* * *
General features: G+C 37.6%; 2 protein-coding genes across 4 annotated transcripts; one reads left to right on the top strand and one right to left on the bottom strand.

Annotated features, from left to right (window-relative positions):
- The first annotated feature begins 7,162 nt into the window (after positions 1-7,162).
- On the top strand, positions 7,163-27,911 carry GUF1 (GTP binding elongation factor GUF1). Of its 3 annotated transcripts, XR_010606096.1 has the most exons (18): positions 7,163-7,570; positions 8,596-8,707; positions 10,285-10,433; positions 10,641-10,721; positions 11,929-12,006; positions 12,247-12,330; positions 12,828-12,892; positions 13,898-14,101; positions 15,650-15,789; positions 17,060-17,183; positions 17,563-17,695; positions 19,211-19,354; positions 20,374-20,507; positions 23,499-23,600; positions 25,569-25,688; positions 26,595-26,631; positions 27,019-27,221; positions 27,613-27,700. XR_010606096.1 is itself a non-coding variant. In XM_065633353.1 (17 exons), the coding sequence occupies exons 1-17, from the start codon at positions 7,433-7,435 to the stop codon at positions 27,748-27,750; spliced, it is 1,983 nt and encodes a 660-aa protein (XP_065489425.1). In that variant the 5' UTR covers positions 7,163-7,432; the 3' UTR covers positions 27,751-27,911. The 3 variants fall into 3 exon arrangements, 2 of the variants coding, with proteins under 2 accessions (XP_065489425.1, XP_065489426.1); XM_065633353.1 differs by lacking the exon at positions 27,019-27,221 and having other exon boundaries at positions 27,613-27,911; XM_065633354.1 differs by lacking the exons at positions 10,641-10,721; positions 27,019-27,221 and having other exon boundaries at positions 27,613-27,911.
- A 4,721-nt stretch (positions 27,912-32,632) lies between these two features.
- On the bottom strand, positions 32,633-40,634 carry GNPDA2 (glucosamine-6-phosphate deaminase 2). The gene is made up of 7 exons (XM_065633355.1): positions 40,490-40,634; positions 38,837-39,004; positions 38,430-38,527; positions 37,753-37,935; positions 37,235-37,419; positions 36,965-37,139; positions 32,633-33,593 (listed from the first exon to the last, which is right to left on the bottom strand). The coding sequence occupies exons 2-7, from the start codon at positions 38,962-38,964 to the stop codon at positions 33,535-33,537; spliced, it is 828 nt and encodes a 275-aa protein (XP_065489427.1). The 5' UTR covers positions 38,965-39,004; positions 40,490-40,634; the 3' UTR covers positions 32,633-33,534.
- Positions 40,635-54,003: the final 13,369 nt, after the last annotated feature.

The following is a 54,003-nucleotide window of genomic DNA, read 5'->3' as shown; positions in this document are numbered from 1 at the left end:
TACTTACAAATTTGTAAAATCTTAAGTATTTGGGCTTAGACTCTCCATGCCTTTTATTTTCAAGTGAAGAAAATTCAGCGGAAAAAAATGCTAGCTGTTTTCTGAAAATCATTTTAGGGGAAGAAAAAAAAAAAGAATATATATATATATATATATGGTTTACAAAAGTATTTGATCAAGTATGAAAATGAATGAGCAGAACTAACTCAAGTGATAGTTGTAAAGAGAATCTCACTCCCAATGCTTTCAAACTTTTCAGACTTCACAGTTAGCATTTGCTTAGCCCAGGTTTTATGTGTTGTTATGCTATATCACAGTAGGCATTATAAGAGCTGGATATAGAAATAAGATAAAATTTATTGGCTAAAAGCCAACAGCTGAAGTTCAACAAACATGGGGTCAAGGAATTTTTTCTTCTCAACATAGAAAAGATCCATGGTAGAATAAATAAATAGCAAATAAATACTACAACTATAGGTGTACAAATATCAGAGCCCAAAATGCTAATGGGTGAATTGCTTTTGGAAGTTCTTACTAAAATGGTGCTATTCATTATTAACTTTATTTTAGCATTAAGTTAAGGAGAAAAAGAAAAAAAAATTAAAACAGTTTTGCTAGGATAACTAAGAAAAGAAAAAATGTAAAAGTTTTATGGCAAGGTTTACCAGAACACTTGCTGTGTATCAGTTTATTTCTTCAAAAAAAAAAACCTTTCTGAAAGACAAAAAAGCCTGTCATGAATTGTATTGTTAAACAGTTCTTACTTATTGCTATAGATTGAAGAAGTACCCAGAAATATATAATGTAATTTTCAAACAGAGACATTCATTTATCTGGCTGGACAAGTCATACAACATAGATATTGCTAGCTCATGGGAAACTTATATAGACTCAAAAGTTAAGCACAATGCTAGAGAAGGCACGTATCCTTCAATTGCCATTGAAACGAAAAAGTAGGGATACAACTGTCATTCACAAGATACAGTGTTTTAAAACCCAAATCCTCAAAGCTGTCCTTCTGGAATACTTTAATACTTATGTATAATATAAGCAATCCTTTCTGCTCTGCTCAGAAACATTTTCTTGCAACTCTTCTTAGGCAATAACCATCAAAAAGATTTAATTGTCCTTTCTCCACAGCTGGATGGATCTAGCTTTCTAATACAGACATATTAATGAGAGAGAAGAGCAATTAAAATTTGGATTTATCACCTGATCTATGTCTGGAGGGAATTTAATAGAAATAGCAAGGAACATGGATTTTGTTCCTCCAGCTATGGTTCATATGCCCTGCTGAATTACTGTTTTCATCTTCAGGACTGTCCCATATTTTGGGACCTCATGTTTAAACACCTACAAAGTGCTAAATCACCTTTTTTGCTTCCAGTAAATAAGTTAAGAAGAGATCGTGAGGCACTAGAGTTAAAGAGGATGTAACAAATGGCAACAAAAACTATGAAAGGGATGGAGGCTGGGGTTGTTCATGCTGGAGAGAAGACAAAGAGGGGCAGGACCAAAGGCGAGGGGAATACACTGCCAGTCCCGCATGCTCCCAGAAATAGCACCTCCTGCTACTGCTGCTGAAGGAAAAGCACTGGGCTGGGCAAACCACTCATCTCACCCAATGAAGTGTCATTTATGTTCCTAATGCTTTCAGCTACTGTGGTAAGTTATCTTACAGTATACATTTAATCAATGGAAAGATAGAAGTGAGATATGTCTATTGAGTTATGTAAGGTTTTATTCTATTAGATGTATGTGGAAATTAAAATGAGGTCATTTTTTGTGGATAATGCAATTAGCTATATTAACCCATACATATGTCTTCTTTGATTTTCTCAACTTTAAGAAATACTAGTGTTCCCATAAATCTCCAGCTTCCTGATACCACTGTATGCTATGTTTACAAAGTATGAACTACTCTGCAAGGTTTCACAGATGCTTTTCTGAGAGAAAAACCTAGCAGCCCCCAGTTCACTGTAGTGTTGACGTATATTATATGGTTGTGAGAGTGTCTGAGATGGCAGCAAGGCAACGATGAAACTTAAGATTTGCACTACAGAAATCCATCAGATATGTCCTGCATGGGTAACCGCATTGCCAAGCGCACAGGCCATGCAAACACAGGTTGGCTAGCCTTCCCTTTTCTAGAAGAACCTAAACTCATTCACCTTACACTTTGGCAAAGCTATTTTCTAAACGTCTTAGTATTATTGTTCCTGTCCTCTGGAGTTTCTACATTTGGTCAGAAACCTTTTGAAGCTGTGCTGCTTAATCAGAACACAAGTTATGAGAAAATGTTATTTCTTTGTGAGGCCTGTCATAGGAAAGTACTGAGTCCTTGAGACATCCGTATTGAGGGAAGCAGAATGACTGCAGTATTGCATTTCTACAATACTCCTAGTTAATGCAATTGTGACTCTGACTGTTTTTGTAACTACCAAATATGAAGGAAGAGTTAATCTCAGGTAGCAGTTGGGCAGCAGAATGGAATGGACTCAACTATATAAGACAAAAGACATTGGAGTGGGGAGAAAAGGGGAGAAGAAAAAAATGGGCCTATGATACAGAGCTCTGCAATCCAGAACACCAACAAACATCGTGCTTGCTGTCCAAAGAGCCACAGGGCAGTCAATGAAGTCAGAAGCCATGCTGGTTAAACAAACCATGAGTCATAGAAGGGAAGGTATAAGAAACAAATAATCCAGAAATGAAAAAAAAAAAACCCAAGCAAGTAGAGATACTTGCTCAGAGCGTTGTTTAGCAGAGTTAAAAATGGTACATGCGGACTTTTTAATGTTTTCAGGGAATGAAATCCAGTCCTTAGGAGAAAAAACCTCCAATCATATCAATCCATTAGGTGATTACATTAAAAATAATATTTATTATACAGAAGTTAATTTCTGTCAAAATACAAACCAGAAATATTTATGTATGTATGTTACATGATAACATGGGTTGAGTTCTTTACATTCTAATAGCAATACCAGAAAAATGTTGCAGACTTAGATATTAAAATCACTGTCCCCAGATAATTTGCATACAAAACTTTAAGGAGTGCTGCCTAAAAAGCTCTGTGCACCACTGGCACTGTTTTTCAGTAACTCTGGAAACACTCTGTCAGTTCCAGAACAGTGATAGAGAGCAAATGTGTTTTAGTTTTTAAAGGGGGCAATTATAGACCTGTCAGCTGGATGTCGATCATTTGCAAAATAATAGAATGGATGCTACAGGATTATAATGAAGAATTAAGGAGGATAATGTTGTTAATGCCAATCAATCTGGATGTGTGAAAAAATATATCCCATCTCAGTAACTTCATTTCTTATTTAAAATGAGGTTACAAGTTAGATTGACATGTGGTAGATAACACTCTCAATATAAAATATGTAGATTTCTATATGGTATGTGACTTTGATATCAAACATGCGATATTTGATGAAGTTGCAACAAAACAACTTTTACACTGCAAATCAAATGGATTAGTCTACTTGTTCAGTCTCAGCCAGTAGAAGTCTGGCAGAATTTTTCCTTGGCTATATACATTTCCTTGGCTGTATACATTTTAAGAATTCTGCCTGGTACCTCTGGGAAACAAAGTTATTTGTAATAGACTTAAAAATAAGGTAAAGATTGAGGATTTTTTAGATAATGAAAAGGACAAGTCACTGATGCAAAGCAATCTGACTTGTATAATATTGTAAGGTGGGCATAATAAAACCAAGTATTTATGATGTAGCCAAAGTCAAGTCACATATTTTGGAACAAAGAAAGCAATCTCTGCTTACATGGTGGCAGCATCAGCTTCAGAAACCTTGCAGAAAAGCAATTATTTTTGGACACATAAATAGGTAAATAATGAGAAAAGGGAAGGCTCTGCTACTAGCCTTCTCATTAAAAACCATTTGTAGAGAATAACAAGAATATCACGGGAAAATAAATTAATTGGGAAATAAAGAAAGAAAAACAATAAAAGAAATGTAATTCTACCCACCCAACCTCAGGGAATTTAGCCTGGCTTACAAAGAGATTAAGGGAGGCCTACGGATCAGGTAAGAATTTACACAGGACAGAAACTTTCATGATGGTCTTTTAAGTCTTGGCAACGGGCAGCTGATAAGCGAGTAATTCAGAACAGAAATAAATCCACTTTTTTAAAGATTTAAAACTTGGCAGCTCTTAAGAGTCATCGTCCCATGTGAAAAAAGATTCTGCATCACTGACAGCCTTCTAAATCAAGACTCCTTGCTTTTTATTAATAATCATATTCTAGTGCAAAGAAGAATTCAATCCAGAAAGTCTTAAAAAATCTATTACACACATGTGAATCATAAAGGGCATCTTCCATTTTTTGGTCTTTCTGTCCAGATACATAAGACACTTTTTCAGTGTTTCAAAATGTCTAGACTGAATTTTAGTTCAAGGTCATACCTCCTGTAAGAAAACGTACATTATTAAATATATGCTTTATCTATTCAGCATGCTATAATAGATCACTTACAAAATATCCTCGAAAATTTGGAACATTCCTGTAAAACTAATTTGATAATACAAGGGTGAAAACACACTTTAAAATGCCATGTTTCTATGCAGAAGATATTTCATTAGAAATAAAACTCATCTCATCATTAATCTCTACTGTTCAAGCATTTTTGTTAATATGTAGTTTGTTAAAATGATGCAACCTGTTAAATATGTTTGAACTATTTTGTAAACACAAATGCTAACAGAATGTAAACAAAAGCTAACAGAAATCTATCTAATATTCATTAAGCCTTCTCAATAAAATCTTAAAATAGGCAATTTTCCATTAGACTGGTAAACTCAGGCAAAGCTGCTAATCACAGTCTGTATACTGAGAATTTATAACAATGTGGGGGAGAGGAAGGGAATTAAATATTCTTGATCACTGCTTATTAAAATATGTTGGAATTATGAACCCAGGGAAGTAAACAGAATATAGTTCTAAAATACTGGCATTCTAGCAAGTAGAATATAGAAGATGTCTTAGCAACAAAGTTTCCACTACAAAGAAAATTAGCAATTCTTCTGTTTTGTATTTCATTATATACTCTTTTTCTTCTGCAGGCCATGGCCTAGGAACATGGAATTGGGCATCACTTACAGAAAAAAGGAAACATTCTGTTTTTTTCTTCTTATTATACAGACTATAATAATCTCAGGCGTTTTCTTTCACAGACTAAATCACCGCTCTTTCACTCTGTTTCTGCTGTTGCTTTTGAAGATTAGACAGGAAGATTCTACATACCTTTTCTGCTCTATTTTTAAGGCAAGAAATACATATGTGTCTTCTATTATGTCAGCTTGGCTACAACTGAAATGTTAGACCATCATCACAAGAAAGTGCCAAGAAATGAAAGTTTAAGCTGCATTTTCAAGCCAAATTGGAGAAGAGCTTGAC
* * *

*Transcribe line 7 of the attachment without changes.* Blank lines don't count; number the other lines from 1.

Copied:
- Positions 40,635-54,003: the final 13,369 nt, after the last annotated feature.